I don't know if all the Uber drivers in DC are like this, but the two we got were awesome. They gave us so much history and information. I feel like we lucked out for both trips. Anyway, the driver that took us to DC dropped us off at Lincoln's Waffle Shop (a really good diner that has surprisingly good prices) across the road from Ford Theatre where President Lincoln was assassinated. We learned from the driver that took us back that the house where President Lincoln was taken to after he was shot, and where he died, was just down the road from the restaurant.


After breakfast, we went to the National Art Gallery. WOW! I didn't take pictures because you can see prints and photos of everything there, but the prints don't even come close to the real thing, but Abe took a few. We started off in the West Building, looking at Italian artwork from the 14th century. I couldn't believe how vibrant the colors were. And the details in some of them were incredible. So much beauty. The sculptures, carved out of marble, had such perfect detail that they could have been a plaster cast. How were those artists able to get every line of the face, strands of hair, perfectly detailed ears, and soft folds of cloth out of hard marble? Most paintings didn't even have glass covering them, so you could see every single crack in the paint, and every bump and groove from the brush strokes.


We worked up through the time periods until we got to the Van Goughs and Picassos. I could hardly wait to get to Van Gough, and Abe was anxious for Picasso and Pollock. For both of us it was a dream that we never expected to come true. As excited as I was for Van Gough, I think my favorites were two by Monet: Rouen Cathedral, West Facade, and Rouen Cathedral, West Facade, Sunlight. When you stood up close, you saw a vague shape of the cathedral in a mass of paint, but when you backed up the detail showed up and they came to life! The way he captured the lighting at different times of the day was perfect. I've never seen anything like it. The West Building was classical art and I wish everyone had the chance to visit it at least once.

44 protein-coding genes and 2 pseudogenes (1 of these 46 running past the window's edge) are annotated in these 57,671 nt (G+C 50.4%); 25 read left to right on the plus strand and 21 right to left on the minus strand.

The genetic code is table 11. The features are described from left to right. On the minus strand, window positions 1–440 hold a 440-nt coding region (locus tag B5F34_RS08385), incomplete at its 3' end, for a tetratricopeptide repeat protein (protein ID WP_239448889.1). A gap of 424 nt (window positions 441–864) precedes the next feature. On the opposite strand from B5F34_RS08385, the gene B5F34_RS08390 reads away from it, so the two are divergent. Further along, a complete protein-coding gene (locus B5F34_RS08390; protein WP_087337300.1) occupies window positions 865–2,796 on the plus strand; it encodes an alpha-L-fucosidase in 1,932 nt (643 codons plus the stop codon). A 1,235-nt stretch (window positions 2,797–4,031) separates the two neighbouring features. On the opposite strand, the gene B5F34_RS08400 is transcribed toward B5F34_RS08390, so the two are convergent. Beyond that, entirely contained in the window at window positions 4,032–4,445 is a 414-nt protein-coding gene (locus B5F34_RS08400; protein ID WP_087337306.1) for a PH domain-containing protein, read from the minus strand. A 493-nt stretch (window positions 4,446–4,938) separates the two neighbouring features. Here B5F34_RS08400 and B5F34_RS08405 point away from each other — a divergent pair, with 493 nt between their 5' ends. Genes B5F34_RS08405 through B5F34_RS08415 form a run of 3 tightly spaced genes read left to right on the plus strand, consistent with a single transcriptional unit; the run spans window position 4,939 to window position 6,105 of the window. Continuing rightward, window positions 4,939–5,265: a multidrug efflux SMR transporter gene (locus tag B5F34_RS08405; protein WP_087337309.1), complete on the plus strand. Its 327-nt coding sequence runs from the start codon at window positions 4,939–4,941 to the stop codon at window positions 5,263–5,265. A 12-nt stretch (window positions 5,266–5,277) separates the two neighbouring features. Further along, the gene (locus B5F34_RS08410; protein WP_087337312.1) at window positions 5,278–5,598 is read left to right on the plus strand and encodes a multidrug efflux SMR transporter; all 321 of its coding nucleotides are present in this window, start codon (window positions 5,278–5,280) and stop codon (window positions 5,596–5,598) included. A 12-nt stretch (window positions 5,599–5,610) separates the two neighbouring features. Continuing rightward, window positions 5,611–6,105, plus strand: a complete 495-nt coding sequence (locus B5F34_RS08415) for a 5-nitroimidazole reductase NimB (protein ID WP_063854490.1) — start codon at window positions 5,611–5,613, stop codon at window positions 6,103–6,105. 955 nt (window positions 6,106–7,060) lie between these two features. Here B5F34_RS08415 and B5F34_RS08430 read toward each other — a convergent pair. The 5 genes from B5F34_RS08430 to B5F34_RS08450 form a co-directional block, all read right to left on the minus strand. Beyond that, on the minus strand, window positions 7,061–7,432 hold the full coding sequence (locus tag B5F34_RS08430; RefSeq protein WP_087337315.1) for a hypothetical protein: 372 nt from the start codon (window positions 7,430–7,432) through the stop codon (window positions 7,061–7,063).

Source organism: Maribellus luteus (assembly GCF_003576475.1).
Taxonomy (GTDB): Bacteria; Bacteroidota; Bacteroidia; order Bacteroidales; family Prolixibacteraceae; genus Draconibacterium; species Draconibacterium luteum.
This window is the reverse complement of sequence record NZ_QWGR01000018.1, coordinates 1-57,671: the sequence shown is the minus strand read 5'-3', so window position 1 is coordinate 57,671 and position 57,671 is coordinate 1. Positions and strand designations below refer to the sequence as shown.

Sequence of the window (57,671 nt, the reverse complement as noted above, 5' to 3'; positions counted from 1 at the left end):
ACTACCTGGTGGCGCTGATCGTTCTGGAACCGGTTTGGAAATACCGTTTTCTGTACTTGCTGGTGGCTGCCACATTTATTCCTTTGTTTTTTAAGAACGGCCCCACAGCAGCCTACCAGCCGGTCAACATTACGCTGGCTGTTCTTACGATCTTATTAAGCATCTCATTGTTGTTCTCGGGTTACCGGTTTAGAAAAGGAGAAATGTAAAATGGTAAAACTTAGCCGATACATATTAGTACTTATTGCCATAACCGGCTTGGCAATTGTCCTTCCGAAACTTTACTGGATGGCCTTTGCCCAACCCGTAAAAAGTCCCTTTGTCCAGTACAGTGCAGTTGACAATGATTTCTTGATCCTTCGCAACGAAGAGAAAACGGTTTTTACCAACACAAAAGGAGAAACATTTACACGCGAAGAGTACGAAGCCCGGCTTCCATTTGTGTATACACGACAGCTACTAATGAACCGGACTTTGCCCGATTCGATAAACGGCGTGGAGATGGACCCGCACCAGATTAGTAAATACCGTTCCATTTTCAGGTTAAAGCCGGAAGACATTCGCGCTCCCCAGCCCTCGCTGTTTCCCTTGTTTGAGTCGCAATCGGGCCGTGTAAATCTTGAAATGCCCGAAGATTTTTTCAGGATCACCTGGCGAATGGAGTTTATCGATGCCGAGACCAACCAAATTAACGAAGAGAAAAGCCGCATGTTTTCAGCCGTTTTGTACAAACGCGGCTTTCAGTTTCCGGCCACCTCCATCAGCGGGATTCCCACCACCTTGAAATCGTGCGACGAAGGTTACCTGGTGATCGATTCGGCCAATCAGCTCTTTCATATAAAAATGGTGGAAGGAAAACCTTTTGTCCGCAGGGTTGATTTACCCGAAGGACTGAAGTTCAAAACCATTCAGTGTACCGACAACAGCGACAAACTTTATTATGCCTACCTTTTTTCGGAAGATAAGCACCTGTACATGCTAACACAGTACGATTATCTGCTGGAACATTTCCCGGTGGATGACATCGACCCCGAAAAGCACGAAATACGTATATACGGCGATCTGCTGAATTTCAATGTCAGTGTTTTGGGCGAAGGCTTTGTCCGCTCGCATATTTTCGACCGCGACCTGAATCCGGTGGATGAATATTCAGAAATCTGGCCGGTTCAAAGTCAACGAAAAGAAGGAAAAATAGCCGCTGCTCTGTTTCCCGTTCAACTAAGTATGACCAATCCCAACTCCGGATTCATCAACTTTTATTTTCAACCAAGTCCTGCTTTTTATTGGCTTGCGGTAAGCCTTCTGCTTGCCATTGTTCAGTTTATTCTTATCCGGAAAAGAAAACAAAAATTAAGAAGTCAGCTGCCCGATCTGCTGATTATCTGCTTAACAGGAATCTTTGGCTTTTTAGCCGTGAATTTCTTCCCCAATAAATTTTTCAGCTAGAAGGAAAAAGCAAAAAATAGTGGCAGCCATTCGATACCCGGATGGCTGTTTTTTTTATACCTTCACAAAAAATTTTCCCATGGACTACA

The East Building was modern art. It was interesting. There were several paintings and sculptures that we liked, and the artists had real talent. There was also a rectangular cube painted peach called "Flower". Call me low brow if you want, but really? I'm pretty sure you can buy colored cubes in any Hobby Lobby. We had fun laughing at some of them. "How much do you want to bet that someone has painted a canvas white and called it modern art?" Abe asked me that, and minutes later, guess what we saw! Sure, the white paint on this one had a bit of shimmer to it and was laid on in large squares, but really? Someone paid thousands if not millions of dollars (it is in the National Art Gallery, after all) for a giant white canvas. Suffice it to say, we were both way more impressed with the West Building.


After the National Art Gallery, we grabbed a couple of Lime Scooters (which I don't recommend because the speed is governed very slow and you pay by the minute, so it would have been cheaper to Uber) to Arlington to knock an item off my bucket list. Just once, I wanted to see the Tomb Of the Unknown Soldier, and witness the Changing Of the Guard. The cemetery is massive. Every direction you look, as far as you can see, headstones are set in perfect rows, the final reminder of those who have fought to protect our country. We saw President Kennedy's memorial, and General Robert E. Lee's house, and eventually we made it to the Tomb Of the Unknown Soldier. The guards change every half hour, and the crowd grew quite large as it got closer to 4:00, but you could hear a pin drop (or the crinkle of the kid's water bottle behind us). The reverence was palpable. I am not an emotional person, but that one got to me - the ceremony, the respect, and being surrounded by the evidence of so much sacrifice. I knew it would.


This morning we started heading west for our next destination. We are finally leaving the crazy traffic, construction, and chaos of large cities. I need the peace of the country. I feel like I need nature for my sanity more and more as we go.